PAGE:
Frequently asked questions

How do you determine how much light is needed for a lighting application?
The determination of light levels is based on the function of the product. The IES (Illuminating Engineering Society of North America) – publishes lighting design and illumination standards for many indoor and outdoor applications. Solas Ray engineers can help you determine the exact specifications for your fixture’s light output based on its function and lighting standards.

What is glare and why is that important?
Glare is a visual sensation caused by excessive and uncontrolled brightness. It can be disabling or simply uncomfortable. It is subjective, and sensitivity to glare can vary widely. Older people are usually more sensitive to glare due to the aging characteristics of the eye. Disability glare is the reduction in visibility caused by intense light sources in the field of view, while discomfort glare is the sensation of annoyance or even pain induced by overly bright light sources. Reducing glare is an effective way to improve lighting components.

What does Dark-sky compliant mean?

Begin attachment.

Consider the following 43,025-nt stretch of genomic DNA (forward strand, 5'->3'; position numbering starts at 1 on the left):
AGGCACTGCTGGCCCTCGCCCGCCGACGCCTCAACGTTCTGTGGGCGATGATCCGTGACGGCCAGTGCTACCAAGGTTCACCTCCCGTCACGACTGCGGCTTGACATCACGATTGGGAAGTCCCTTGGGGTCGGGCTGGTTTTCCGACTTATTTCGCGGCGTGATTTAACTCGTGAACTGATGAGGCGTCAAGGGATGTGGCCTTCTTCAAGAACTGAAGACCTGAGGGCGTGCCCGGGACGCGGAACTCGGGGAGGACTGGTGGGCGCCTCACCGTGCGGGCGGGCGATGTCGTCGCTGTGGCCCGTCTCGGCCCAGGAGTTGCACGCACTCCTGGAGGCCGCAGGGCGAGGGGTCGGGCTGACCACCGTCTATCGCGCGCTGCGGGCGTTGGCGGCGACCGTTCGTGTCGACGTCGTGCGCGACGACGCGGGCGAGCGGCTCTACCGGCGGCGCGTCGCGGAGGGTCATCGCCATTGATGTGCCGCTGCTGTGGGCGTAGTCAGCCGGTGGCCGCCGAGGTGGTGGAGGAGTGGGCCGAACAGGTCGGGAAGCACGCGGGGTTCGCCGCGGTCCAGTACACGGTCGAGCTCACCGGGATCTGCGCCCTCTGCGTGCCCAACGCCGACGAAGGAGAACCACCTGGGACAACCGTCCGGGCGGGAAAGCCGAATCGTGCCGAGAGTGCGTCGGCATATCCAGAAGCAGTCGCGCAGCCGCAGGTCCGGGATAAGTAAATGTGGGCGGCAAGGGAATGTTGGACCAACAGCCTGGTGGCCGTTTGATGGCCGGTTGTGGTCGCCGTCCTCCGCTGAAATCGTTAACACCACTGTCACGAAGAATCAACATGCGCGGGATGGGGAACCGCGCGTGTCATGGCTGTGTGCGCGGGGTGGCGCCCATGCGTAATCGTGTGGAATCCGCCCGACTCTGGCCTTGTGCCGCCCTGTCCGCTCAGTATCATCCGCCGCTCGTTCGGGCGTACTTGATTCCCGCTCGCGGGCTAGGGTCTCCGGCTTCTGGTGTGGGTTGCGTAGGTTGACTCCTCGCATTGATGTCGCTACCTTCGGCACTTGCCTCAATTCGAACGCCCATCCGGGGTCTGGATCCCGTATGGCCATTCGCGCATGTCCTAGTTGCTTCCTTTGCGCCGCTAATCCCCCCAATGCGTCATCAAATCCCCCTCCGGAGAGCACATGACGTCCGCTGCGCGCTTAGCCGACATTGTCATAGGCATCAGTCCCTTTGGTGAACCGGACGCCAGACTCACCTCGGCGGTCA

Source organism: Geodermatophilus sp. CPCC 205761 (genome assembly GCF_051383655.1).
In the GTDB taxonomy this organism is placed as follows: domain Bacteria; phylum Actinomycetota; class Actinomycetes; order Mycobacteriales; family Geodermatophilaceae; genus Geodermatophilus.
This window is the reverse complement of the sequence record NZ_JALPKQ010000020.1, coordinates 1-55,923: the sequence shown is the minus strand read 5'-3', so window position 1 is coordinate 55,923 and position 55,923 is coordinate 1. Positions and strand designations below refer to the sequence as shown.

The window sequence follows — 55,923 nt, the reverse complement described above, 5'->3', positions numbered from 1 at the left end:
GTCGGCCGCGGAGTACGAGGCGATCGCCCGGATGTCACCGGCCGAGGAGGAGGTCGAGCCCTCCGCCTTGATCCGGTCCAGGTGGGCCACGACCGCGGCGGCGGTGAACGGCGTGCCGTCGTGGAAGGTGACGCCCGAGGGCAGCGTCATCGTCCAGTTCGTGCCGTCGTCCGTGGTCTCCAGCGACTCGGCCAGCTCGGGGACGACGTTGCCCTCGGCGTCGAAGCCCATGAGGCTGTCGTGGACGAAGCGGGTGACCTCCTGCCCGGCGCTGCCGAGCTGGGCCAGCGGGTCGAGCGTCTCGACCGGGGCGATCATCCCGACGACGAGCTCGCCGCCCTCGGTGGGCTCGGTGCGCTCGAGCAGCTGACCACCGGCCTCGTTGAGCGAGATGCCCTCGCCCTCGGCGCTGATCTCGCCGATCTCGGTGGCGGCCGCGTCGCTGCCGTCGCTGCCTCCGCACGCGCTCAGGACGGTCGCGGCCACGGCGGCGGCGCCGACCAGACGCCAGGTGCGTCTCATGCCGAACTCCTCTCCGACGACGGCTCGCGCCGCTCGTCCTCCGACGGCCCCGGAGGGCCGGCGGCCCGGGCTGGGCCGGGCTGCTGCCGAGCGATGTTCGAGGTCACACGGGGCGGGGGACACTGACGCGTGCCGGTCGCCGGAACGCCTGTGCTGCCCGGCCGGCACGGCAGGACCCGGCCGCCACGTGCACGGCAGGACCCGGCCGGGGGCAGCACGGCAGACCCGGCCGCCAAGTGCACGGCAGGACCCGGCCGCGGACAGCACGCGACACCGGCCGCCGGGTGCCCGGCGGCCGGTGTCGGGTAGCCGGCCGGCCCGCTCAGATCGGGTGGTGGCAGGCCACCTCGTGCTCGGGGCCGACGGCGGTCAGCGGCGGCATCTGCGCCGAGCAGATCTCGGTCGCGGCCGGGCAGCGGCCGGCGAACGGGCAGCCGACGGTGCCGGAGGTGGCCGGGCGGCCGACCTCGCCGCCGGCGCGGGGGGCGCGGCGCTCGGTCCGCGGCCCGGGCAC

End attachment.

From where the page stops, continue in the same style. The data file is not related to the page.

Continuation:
There are lighting requirements in certain parts of the USA that restrict the amount of light that can go upward at night. The general theory behind these restrictions lies in the belief that light going upward serves no practical benefit. There are nocturnal animals that need the darkness in order to survive. Energy spent on light that goes upward is wasted energy, in that there is nothing illuminated by upward light. In larger communities uncontrolled upward light can build to a point where it creates a haze that obscures the night – some refer to it as light pollution. In summary, dark-sky compliant lighting protects wildlife, cuts energy waste and stops night light pollution.

What is light pollution and how do I avoid it?
The great increase in the number of people living in urban areas has resulted in a rapid increase in urban sky glow at night due to outdoor lighting. The sky glow that adversely affects the environment and restricts astronomical observation is called light pollution, for it is wasted light that does nothing to increase night time safety, utility or security. Such wasted light only serves to produce glare, and wastes energy, money and natural resources. A good means of eliminating light pollution is to use lighting products that provide glare control, and do not allow upward wasted light at night.

What does optical design do for a lighting product?